From: Eliezer S. Yudkowsky (email@example.com)
Date: Sat Feb 14 2004 - 20:25:04 MST
>>In the latest physics, the bound formerly known as Beckenstein (now known
>>as the 't Hooft bound, briefly known as the Susskind bound) is a
>>holographic bound on the entanglement between a spherical volume and the
>>rest of the universe, measured in Planck units of the surface area.
> "all the information content of the inside of the volume
> can be mapped to the surface of the sphere. In effect, the 3-D volume is
> perhaps just a "holographic" projection of a 2-D reality."
> But how can you map all information inside a sphere on its surface?
Amazing, isn't it?
Actually, it's not that all information inside a sphere is being mapped
onto the surface, but that the entanglement between the outside of the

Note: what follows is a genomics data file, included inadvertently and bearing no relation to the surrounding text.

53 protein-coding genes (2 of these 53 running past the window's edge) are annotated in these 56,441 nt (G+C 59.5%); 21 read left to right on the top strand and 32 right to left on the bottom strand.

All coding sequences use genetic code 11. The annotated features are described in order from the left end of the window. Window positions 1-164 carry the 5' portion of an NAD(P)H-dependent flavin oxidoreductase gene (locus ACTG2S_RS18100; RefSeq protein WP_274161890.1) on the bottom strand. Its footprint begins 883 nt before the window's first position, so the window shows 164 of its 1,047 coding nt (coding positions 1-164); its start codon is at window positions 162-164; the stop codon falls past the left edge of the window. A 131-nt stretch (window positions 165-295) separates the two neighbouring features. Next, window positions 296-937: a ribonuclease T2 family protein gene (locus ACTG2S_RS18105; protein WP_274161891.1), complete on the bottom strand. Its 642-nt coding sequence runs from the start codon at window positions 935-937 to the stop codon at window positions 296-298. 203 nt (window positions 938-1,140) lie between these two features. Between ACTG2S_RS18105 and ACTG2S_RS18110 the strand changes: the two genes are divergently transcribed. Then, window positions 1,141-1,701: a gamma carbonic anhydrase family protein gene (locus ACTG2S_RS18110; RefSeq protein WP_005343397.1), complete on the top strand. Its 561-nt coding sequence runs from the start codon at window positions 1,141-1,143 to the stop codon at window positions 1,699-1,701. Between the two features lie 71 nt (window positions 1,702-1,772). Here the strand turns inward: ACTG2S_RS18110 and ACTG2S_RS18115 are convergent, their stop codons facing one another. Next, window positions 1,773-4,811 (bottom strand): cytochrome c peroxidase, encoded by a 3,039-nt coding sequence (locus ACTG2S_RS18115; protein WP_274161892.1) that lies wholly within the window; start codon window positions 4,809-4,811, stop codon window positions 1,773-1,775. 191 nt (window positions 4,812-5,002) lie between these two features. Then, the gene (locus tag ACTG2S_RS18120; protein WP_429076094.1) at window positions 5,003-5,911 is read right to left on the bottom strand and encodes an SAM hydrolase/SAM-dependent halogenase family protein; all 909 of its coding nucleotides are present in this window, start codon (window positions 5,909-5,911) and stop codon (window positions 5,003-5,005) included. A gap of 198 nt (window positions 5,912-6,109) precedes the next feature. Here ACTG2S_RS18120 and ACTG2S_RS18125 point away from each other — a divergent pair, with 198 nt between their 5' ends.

sphere and the inside is bounded by the area of the surface. But it would
apply to any attempt at data storage.
Incidentally, this is Bousso's formulation of the holographic bound, i.e.,
the covariant entropy bound, not 't Hooft's formulation, as I discovered
on Googling (I really have to learn to do that *before* hitting "send").
-- Eliezer S. Yudkowsky http://intelligence.org/ Research Fellow, Singularity Institute for Artificial Intelligence
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